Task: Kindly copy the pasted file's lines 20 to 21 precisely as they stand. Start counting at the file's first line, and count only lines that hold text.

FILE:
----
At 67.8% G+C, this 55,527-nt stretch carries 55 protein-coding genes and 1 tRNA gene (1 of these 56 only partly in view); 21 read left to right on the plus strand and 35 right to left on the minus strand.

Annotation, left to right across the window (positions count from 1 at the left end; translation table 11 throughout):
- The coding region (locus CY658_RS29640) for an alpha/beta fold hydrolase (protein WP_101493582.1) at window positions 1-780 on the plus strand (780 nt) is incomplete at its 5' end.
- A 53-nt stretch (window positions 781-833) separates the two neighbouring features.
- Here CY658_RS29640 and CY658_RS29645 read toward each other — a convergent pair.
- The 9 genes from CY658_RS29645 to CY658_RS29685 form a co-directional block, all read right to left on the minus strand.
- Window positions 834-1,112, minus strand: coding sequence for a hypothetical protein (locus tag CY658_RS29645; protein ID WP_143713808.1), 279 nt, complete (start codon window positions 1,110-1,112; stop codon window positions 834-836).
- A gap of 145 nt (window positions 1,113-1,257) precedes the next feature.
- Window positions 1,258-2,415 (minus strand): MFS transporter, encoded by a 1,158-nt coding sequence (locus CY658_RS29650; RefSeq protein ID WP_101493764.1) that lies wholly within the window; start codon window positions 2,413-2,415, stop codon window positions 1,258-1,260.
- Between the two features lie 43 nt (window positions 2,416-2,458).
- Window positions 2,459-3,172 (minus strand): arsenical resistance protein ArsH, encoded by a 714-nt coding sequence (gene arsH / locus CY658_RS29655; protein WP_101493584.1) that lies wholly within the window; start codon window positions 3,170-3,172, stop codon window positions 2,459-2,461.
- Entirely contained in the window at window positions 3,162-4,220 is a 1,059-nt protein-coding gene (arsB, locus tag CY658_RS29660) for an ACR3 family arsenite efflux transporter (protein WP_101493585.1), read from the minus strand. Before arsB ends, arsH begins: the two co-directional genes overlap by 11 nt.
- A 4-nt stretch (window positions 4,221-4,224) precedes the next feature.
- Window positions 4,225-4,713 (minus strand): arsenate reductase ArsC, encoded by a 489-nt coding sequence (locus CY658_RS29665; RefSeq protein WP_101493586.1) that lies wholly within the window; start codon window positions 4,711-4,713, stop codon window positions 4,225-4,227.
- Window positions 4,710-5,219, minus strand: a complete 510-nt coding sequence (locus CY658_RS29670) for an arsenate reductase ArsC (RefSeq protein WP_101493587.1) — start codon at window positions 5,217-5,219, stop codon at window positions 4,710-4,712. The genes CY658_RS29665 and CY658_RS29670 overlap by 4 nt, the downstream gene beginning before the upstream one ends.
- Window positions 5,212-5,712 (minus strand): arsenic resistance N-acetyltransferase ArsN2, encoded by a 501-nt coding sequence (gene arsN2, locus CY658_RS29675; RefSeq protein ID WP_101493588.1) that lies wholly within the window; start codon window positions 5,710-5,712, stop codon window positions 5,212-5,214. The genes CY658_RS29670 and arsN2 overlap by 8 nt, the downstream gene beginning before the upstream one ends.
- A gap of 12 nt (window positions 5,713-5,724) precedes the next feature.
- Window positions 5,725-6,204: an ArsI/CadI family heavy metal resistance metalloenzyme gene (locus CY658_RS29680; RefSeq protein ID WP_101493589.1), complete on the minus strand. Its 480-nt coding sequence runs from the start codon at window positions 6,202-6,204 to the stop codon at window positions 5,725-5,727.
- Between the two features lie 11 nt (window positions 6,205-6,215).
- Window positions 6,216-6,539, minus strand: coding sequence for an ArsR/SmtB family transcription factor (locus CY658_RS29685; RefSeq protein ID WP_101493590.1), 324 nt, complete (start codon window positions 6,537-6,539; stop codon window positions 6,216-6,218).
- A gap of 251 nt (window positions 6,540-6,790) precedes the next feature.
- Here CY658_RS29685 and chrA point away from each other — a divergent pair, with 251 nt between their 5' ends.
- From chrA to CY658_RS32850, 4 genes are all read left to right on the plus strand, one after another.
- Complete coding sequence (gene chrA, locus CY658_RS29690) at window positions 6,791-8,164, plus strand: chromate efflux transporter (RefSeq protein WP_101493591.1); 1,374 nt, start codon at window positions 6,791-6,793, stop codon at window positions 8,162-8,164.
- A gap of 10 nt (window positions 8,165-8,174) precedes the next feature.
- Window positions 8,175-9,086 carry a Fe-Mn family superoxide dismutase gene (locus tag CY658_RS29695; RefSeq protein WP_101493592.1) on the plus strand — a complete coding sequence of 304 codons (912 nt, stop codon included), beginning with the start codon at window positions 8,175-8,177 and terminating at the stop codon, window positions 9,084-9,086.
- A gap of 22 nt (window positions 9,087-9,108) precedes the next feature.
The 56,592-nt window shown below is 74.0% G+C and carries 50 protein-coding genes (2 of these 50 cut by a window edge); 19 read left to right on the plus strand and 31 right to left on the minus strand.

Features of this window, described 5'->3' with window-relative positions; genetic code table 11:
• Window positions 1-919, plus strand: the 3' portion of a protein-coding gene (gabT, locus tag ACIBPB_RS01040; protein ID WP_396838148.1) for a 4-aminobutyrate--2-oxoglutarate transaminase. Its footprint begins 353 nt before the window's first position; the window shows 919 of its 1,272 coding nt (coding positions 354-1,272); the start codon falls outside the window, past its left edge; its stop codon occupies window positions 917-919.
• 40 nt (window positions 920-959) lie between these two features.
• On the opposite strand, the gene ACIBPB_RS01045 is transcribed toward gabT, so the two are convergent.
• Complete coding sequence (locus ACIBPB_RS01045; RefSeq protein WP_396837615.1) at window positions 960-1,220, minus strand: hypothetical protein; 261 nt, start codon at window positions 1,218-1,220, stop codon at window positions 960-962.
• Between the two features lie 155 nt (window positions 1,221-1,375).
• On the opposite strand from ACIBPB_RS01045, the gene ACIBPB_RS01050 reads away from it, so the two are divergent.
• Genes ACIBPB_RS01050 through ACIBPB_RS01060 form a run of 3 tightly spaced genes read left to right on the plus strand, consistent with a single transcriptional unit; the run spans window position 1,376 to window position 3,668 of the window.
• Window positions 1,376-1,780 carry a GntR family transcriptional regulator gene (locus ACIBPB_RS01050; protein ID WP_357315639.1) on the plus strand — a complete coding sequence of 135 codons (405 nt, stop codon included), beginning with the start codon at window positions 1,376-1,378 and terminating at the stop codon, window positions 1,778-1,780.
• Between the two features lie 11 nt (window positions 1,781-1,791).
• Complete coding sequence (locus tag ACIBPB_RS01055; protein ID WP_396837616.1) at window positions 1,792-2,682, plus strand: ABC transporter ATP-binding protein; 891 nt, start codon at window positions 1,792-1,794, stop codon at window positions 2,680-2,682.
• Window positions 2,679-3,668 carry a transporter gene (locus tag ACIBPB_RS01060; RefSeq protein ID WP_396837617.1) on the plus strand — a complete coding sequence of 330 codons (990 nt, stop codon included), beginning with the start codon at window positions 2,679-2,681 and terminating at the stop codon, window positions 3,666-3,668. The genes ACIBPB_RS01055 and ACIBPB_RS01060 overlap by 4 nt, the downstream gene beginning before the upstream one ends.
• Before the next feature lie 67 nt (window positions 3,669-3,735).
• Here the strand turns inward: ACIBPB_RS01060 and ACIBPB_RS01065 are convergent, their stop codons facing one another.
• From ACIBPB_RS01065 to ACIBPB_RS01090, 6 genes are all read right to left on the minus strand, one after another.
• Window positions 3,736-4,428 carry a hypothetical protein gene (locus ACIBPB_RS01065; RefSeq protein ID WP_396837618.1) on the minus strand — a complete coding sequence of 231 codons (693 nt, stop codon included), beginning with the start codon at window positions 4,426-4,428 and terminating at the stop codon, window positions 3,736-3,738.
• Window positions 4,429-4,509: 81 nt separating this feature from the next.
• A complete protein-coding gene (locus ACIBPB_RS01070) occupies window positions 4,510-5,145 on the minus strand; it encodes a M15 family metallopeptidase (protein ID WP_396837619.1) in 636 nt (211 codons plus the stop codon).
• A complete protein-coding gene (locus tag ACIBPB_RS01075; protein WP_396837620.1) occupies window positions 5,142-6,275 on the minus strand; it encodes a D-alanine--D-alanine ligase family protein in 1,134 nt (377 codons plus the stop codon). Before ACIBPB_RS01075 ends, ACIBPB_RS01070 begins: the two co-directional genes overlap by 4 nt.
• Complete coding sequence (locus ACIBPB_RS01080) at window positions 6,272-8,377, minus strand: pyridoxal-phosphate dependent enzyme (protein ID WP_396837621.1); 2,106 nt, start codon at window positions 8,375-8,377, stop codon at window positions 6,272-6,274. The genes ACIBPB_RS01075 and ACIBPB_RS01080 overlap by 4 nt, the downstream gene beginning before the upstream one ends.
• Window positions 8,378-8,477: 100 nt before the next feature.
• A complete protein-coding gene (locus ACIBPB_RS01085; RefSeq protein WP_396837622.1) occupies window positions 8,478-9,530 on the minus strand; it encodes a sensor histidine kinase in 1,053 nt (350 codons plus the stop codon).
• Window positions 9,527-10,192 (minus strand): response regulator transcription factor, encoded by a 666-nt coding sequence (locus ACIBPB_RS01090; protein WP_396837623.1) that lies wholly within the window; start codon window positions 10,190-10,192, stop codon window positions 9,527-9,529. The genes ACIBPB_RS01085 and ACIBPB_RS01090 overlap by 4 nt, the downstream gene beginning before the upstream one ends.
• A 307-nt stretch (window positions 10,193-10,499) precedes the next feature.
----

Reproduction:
- Window positions 6,216-6,539, minus strand: coding sequence for an ArsR/SmtB family transcription factor (locus CY658_RS29685; RefSeq protein ID WP_101493590.1), 324 nt, complete (start codon window positions 6,537-6,539; stop codon window positions 6,216-6,218).
- A gap of 251 nt (window positions 6,540-6,790) precedes the next feature.